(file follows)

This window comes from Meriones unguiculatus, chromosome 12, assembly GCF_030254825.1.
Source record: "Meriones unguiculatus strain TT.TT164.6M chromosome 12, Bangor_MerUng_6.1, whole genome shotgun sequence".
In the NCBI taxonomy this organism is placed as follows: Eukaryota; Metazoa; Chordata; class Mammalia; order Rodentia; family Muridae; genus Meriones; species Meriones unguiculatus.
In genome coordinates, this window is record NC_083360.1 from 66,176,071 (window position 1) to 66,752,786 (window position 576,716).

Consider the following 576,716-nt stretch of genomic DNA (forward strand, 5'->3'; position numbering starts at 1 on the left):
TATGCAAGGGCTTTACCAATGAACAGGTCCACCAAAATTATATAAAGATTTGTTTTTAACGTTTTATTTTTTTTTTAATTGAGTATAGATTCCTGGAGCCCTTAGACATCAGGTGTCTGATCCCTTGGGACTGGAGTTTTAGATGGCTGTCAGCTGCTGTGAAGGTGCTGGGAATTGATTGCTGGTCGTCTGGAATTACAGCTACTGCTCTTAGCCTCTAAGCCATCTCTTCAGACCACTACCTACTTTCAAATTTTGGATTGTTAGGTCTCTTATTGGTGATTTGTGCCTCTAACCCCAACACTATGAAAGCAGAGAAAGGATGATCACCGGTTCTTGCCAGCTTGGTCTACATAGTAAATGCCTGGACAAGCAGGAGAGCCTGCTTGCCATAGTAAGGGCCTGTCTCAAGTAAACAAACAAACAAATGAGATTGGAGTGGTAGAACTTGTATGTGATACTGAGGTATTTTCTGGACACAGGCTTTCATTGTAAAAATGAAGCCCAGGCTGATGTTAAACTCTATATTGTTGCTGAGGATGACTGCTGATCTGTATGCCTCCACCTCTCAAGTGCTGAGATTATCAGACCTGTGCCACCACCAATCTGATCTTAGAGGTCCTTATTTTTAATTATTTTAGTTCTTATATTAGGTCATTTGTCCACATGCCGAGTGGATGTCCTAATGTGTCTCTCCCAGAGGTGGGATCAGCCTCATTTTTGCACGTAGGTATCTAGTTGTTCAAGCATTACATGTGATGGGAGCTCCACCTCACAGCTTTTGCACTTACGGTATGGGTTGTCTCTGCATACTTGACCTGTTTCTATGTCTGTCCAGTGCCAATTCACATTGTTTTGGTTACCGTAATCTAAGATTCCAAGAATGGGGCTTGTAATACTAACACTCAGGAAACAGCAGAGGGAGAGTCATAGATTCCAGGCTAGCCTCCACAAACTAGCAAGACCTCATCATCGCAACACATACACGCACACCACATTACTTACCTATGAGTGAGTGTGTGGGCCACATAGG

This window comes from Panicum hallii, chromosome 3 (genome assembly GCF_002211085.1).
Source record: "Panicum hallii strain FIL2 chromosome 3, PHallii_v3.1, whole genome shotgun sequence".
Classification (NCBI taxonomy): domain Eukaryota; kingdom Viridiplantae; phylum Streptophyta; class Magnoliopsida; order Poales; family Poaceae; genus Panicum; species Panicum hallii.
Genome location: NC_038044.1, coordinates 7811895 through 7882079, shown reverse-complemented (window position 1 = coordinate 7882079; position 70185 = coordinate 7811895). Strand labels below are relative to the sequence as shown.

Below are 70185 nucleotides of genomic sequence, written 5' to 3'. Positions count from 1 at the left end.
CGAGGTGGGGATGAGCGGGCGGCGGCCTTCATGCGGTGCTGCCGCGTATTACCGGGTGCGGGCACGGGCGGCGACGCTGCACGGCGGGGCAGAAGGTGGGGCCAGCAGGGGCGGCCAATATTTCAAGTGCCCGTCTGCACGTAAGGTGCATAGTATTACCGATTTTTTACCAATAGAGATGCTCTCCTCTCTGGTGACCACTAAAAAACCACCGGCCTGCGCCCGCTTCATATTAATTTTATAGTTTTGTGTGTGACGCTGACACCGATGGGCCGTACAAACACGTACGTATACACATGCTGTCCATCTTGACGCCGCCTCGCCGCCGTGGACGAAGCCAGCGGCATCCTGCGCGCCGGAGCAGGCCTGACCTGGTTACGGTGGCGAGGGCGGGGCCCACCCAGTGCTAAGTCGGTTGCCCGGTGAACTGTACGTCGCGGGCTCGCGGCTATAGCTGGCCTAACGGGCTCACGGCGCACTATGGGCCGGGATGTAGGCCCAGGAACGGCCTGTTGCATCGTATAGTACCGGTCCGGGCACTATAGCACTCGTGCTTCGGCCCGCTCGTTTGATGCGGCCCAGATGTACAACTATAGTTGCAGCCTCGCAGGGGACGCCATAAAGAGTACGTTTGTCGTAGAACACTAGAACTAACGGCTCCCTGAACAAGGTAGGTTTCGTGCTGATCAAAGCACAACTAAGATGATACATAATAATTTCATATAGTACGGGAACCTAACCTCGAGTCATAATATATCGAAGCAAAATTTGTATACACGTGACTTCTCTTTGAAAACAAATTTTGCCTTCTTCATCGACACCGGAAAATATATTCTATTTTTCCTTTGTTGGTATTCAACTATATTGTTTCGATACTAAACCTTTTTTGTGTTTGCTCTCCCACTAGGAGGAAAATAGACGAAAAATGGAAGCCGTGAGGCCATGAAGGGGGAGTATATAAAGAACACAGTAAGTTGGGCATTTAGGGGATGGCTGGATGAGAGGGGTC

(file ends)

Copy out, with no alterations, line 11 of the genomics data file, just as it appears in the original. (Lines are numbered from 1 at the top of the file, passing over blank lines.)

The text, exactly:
Below are 70185 nucleotides of genomic sequence, written 5' to 3'. Positions count from 1 at the left end.